Attendees attending this class will receive a completion certificate and card complying with OSHA reporting requirements in 29 CFR1910.268.

Some Interesting FCC Links on RF Safety

Anyone who may be at risk to RF exposure RF Site operators and managers Managers and supervisors Building and land owners, managers, engineers and technicians of telecommunication sites


Upon completion of the RF safety training course, the attendees will learn about:

  • RF Theory of Operation
  • RF Site Safety and the Law
  • Type of RF Radiation
  • Introduction to Antennas and RF sources
  • Analyzing Maximum Permissible Exposure – MPE
  • How to begin Hazard assessment
  • Available Personal Protective Equipment – PPE
  • RF Safety Models

RF Theory of RF Operations

  • Radiofrequency Energy
  • Radiofrequency and Microwave
  • Radiation Standards
  • Health Effects
  • Hazard Locations and Solutions
  • Evaluating RF and Microwave Exposure
  • RF and Microwave Safety Programs
  • Electromagnetic Fields
  • RF fields and their application
  • Cell Phones
  • Wireless Devices and Health Concerns
  • Towers
  • Cellular and PCS sites
  • Human Exposure from Vehicle Mounted Antennas
  • Cellular Telephone Specific Absorption Rate (SAR)
  • RF Biological Hazard Issues
  • Public Exposure (“Uncontrolled”)
  • Occupational Exposure (“Controlled”)
  • Tonex 10 RF Safety Rules
  • RF Exposure Surveys Perform on-site survey characterize area with multiple RF sources
  • Measurement equipment and probes Microwave to 28 or 38 GHz
  • Low Band Land Mobile to 30 MHz
  • AM Broadcast around 1.0 MHz
  • Exposure as Percentage of MPE Exposure as Percentage of MPE
  • How to read Site-Specific RF Compliance Guidelines
  • Tips on Using Personal Safety Monitors
  • Tips on using RF Protective Suits

RF Safety Regulations and Standards

  • Notice of Proposed Rulemaking dated June 6, 2003, proposing amendments to FCC rules governing Exposure to Radiofrequency Electromagnetic Fields, 47 CFR parts 1, 2, and 95.
  • FCC’s Office of Engineering Technology (OET) Bulletin 65, Evaluating Compliance with FCC Guidelines for Human Exposure to Radiofrequency Electromagnetic Fields.
  • FCC’s Docket File ET93-62, information on FCC Rules
  • FCC RF Exposure Regulations First Memorandum Opinion
  • FCC RF Exposure Regulations Second Memorandum Order and Opinion 97-303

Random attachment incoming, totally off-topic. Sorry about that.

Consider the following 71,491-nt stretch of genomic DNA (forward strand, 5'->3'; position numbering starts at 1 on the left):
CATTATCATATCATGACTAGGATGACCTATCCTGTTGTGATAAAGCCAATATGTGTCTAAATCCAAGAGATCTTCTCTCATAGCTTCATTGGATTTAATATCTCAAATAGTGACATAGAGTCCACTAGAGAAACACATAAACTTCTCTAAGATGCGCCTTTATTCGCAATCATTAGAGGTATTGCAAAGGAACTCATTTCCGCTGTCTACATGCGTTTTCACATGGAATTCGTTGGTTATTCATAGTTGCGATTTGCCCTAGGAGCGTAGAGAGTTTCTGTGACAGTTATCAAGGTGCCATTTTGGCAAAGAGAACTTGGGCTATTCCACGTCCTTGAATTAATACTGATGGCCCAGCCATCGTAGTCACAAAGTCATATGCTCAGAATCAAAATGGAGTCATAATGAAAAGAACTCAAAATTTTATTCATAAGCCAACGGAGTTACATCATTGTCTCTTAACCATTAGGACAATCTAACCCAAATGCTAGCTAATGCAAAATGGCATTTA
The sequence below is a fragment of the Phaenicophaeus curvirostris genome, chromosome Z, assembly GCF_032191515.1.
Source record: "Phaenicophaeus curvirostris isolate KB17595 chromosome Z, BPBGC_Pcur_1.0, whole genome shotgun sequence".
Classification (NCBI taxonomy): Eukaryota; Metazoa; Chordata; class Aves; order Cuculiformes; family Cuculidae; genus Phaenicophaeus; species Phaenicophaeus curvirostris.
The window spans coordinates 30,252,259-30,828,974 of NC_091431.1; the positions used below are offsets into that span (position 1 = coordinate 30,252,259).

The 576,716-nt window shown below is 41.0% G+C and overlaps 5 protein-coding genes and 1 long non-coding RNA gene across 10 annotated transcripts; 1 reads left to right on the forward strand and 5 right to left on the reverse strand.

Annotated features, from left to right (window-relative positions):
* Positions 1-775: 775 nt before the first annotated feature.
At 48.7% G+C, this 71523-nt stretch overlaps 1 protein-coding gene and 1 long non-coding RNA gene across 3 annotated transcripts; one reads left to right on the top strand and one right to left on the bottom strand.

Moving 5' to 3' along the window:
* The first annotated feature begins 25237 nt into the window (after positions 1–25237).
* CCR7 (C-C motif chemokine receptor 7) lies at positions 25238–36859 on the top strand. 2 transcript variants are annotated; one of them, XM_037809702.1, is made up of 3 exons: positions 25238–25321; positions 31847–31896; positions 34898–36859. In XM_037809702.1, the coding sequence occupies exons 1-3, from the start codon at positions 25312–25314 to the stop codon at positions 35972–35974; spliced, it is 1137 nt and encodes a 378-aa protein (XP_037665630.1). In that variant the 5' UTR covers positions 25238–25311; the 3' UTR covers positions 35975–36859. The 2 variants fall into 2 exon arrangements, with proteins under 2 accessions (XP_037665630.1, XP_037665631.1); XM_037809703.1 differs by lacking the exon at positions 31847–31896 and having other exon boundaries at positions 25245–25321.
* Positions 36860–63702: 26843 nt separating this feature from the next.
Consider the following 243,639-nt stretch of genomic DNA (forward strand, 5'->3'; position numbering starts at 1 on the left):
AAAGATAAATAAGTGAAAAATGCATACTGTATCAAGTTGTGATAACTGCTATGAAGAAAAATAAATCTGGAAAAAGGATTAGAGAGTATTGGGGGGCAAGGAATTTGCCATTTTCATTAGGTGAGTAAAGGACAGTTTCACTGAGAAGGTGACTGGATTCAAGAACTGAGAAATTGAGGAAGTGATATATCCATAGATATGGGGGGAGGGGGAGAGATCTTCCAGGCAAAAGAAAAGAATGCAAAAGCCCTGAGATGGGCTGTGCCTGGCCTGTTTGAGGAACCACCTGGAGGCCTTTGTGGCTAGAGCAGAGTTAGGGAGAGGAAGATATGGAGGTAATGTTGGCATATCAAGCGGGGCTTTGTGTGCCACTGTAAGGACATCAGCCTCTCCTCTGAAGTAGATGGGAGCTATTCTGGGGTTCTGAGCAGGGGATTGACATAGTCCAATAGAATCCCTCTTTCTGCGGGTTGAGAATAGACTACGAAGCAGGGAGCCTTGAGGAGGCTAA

• NEPA, FCC and OSHA RF Compliance
  • The 1997 FCC Regulation, IEEE C95.1-2005/ANSI C95.1-1992
  • Standard
  • FCC RF/NEPA Rules
  • FCC RF Environmental Rules
  • OSHA RF Compliance
  • FCC RF Exposure Regulations overview
  • FCC Frequently Asked RF Exposure
  • Observe RF Exposure Guidelines The Electromagnetic Spectrum Non-Ionizing and Ionizing Radiation
  • Cumulative and Non-Cumulative Radiation
  • Effects FCC Rules and FCC OET Bulletin 65 FCC Rules and FCC OET Bulletin 65
  • Commission for Non-Ionizing Radiation Protection (ICNIRP)
  • Non-Ionizing Radiation Survey
  • PCS, cellular, SMR, paging, Part 15, WiFi, in-building
  • RF Compliance Documentation
  • Electromagnetic shielding
  • EME site audits, evaluations and reports
  • Site specific safety guidelines
  • Software modeling and analysis
  • Field survey and RF measurement
  • Safety policy evaluation and development
  • Complete exposure mitigation
  • RF Radiation (RFR) Safety
  • Non-Ionizing Radiation

RF Field Measurements for Antenna

  • Instrument Overview
  • Detector Designs
  • Effects and Definitions
  • Standards Overview
  • Antenna Designs and Calculations
  • Performing Surveys
  • Documenting a Survey
  • Units of Measure
  • Shaped Frequency Response Probes versus
  • Traditional Flat Frequency Response Probes
  • Measurement Uncertainty and
  • Correction Factors
  • Analog versus Digital Meters
  • Connecting and Zeroing the Probe
  • Checking Probe Functionality
  • Beginning to Make Measurements
  • Identifying High Level Areas First
  • Spatial Averaging Techniques
  • Using the Maximum Hold Feature
  • Impact of the Human Body on
  • Field Measurements